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employee engagement

6 Mind-Blowing Stats on Employee Engagement

If you’ve been casual about the topic of employee engagement or figured that your employees are probably doing fine (because you’d know if something wasn’t working, right?), it’s time to take a second look. Employee engagement can seem like a vague topic since it doesn’t show up as a line item on your end-of-quarter financials, but it actually has a significant impact on how nicely those numbers stack up. Here’s a handful of employee engagement stats we’ve gathered to capture your attention:

1. Over Half the Workforce is Actively Job-Hunting

Gallup published their State of the American Workforce report, which reflects the responses of over 195,000 American employees across every industry. This important study – the largest of its kind – found that 16 percent of American workers are actively disengaged while another 51 percent are “just there.” What’s more, 51 percent of those lackadaisical or disengaged workers are busily checking their inboxes and social media networks for better opportunities. And given today’s improved employment climate, the more talented among them are aware that they’re in high demand. 63 percent – almost two-thirds – of Gallup’s respondents expressed some confidence that they’d be able to find a job as good as or better than their current one.

2. 72 Percent Ranked Employee Recognition as Having the Greatest Impact on Engagement

A recent Achievers report revealed companies identified recognition as having the greatest impact on employee engagement. Furthermore, companies that invest in social recognition see an improvement in stock prices and NPS scores, as well as individual performance of employees. With 60% of companies planning to increase their investment in social recognition technology, don’t lose sight of the power behind employee recognition and its positive impact on employee engagement.

3. Businesses with Engaged Workers Have Double the Odds of Success

When Gallup researchers compared overall metrics of businesses in the top quartile of employee engagement with those unfortunate companies in the bottom quartile, the contrast was stark. The high-performing companies simply shone, with 28 percent less shrinkage, 41 percent lower absentee rates, 40 percent fewer quality defects and between 25 and 59 percent less turnover. When all these factors are merged into one unified picture, the result is a doubling of financial success for companies who know how to build a positive work culture.

4. Highly Engaged Businesses Are 70 Percent Safer

As Gallup examined the characteristics of the best-performing workplaces, its researchers noticed a big difference in safety statistics. Workplaces with the highest levels of employee engagement were much safer: They experienced 70 percent fewer employee safety incidents and (for healthcare providers) 58 percent fewer patient safety mishaps. The study concluded that these healthier environments result from the simple fact that engaged workers pay more attention to what’s happening around them. They’re not busy wishing they were somewhere else, checking their phones or nursing grudges. Instead, they’re watching what happens and communicating with co-workers about safety issues.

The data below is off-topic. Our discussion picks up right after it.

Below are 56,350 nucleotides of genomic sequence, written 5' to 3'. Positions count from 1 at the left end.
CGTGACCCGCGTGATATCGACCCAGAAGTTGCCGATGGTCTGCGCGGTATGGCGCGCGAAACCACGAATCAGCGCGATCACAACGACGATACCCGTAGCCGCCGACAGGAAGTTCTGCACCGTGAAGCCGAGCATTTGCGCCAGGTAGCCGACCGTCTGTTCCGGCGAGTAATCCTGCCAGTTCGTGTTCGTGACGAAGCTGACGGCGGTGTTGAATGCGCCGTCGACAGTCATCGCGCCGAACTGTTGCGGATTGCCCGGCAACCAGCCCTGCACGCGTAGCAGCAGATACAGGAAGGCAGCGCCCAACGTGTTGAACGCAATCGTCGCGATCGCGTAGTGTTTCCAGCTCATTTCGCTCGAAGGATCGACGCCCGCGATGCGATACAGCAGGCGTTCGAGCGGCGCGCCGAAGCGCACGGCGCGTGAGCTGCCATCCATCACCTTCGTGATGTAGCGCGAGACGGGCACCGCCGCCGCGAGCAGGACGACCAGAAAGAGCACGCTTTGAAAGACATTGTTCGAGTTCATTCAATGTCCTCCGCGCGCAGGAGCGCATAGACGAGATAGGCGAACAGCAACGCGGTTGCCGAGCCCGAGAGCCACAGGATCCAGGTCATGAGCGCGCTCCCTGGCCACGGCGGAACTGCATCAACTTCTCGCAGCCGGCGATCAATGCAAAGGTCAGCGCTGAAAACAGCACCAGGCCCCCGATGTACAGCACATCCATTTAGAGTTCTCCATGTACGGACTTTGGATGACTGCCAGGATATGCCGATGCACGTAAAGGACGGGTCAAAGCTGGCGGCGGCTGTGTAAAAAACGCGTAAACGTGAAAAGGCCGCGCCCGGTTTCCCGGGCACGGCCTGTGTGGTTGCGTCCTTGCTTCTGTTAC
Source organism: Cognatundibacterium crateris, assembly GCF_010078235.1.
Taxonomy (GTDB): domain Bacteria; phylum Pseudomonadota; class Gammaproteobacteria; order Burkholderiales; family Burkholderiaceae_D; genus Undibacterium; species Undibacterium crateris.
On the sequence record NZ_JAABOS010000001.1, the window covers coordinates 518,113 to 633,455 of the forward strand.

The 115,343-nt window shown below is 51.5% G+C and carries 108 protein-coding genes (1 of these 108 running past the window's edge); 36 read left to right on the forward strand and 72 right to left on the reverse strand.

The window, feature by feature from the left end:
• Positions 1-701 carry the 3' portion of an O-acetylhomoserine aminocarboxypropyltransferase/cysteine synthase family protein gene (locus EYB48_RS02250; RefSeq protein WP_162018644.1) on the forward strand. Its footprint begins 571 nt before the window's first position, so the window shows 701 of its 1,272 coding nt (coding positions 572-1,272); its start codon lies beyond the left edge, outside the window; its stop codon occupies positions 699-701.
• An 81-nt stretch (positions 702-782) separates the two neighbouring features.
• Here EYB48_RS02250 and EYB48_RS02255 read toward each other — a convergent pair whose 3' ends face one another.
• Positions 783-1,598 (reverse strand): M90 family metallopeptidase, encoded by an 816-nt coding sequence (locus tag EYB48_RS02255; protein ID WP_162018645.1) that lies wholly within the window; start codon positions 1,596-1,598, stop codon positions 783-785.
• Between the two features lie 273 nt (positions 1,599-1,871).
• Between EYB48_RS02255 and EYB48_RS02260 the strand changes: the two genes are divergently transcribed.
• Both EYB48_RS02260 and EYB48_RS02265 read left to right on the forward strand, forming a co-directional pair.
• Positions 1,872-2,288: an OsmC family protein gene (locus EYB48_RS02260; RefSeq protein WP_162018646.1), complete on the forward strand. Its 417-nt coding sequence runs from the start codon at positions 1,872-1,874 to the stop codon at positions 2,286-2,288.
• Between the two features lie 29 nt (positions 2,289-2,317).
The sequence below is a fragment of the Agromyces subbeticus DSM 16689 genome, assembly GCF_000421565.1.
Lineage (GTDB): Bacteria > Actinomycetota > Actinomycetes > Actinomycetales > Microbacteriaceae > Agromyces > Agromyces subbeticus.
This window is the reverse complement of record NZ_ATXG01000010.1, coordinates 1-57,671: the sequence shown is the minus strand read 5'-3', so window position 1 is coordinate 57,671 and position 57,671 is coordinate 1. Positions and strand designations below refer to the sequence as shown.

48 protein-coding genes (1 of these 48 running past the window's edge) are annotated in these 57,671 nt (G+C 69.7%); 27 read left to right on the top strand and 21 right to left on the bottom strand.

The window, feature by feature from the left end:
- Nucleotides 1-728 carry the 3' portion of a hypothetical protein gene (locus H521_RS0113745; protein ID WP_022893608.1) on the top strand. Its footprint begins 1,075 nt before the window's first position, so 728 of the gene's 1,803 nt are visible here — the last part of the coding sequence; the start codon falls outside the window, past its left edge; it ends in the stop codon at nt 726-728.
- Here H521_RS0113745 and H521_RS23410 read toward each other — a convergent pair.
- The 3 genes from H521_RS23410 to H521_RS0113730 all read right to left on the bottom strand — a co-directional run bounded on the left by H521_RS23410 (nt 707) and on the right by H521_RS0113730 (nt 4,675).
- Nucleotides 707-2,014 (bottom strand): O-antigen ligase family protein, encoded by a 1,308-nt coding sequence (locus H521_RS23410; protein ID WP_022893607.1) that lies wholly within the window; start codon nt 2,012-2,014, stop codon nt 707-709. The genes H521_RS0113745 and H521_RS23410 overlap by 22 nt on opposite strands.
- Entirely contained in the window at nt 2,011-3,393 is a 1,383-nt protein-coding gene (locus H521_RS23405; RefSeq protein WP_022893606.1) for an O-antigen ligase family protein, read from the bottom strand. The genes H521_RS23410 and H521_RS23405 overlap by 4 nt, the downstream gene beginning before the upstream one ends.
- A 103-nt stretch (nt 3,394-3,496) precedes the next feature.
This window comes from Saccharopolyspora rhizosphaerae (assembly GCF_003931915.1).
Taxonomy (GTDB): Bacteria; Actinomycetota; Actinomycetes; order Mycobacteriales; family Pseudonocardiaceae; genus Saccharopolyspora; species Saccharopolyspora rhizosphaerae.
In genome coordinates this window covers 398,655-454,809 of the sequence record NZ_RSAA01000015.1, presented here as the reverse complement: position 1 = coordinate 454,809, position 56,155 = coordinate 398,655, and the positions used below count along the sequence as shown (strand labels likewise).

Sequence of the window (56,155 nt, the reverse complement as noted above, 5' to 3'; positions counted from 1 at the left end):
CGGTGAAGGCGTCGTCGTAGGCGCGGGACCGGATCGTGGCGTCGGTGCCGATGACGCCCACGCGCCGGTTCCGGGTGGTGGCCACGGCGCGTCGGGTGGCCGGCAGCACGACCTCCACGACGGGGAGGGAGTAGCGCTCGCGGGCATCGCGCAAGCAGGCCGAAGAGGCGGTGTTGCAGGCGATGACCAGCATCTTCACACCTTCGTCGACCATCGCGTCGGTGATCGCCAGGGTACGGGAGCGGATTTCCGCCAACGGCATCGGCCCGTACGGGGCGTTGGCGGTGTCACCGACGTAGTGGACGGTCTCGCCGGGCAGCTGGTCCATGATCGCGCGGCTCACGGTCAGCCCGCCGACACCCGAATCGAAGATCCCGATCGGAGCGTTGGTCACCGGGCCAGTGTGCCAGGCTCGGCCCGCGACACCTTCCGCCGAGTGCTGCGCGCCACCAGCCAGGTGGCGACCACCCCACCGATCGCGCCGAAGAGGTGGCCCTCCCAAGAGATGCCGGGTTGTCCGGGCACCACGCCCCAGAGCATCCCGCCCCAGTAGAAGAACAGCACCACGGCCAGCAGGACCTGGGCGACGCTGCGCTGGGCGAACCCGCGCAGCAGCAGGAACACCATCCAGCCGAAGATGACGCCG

5. Disengaged Workers Have a 60 Percent Higher Rate of General Errors

In Achievers’ white paper, we learn a lot about the high cost of employee disengagement. Did you know disengaged workers have a 60% higher rate of general errors? And disengagement costs the U.S. economy $550 billion per year? It’s important to address any signs of disengagement before it becomes a larger issue. A great way to address disengagement right away is with an always-on, active listening interface that gathers feedback, asks questions, and gives updates, next actions, and ideas to both employees and managers to impact engagement right away.

6. Companies with Engaged Employees Have Five Times Higher Shareholder Returns

Research published in Business2Community shows the very material effect that your employee engagement has on that all-important bottom line. While you probably care about employee happiness for its own sake, you have to be able to present some clear figures and stats when you’re explaining the value of investing in HR technology to folks in the C-suite. They’ll be impressed to hear that shareholder returns measured over a five-year period were five times higher at companies whose workers reported being engaged. Also, it’s valuable to note that organizations with engaged employees outperform those with low employee engagement by 202%.

The key to keeping workers engaged isn’t a deep secret. Proven pathways exist to increasing your employees’ sense of personal well-being and dedication to their jobs. To learn more, access Achievers white paper: “2018 Employee Engagement Survey: HR Professionals Share Their Advice For a More Engaged Workforce.

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What do you think about these 6 mind-blowing employee engagement stats? Share your comments below.

 

Engage Remote Employees

5 Ways to Keep Remote Employees Motivated and Engaged

What types of commuting issues do your workers have? All possible perks and benefits that address those problems (such as public transit vouchers, parking permits, vanpool arrangements, and bike storage) add extra costs to your bottom line – except for one: telecommuting.

On average, businesses save about $11,000 per year for every employee they shift to remote work status for half the week, according to Global Workplace Analytics. At the same time, individual workers save between $2,000 and $7,000 annually. Many companies already realize the cost effectiveness of remote work options, since 37 percent of American workers report telecommuting at least some of the time.